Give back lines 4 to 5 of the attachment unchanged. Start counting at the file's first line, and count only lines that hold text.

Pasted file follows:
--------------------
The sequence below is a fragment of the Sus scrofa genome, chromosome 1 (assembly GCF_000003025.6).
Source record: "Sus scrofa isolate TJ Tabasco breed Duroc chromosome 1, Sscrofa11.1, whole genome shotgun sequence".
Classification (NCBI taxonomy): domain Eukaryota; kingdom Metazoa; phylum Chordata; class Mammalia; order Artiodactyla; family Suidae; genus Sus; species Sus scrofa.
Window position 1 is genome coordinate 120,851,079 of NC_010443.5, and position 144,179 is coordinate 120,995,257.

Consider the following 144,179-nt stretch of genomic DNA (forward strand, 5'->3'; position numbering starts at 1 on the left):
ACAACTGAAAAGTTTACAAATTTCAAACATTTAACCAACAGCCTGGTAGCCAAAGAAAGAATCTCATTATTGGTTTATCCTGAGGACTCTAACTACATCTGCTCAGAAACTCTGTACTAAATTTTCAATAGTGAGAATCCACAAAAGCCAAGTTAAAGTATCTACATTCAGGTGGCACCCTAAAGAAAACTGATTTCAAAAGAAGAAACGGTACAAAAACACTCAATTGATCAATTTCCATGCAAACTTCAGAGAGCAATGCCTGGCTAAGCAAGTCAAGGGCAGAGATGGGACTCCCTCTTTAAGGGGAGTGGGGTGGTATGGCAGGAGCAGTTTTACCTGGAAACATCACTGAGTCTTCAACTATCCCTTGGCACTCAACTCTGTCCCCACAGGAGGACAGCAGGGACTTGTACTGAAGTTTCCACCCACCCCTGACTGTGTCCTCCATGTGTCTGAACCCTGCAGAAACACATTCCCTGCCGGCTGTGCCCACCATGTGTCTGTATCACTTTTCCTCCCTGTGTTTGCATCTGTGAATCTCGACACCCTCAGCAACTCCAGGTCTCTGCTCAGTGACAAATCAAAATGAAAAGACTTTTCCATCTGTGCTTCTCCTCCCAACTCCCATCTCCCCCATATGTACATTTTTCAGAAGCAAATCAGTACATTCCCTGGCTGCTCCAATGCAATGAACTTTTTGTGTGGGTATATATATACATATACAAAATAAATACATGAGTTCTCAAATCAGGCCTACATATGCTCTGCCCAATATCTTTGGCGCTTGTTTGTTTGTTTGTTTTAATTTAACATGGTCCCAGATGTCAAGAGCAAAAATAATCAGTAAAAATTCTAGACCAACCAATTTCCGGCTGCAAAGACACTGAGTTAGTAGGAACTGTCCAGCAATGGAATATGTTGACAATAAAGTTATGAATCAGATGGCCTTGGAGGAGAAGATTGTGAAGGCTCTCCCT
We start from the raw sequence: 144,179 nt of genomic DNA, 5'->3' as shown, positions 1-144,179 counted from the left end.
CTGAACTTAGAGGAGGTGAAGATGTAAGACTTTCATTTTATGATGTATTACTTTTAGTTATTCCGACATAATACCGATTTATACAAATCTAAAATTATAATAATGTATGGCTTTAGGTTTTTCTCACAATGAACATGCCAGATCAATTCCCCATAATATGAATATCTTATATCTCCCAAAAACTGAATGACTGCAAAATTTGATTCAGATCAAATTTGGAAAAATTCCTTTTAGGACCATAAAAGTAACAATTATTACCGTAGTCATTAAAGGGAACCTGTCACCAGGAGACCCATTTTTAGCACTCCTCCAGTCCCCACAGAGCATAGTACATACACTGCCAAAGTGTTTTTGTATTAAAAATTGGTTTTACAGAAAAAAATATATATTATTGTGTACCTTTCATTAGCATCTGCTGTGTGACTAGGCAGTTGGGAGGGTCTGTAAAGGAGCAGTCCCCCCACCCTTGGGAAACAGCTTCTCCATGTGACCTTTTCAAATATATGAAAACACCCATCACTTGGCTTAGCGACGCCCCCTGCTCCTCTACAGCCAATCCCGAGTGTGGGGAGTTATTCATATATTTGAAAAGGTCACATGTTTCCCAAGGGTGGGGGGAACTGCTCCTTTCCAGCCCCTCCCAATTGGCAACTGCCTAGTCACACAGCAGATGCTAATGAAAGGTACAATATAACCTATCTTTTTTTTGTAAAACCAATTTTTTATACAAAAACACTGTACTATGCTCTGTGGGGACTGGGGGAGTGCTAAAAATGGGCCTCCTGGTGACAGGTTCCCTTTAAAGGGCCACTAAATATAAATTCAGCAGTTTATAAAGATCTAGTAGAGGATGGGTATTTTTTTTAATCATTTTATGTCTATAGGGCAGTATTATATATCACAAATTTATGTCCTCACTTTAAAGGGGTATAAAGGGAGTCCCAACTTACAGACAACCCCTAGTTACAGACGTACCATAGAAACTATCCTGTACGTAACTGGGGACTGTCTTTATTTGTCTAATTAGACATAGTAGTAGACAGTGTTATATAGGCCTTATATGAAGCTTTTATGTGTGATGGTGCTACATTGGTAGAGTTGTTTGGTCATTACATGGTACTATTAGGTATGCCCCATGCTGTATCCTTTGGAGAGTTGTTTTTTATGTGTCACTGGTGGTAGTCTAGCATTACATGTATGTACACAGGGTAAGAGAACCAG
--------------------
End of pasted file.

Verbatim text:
Window position 1 is genome coordinate 120,851,079 of NC_010443.5, and position 144,179 is coordinate 120,995,257.

Consider the following 144,179-nt stretch of genomic DNA (forward strand, 5'->3'; position numbering starts at 1 on the left):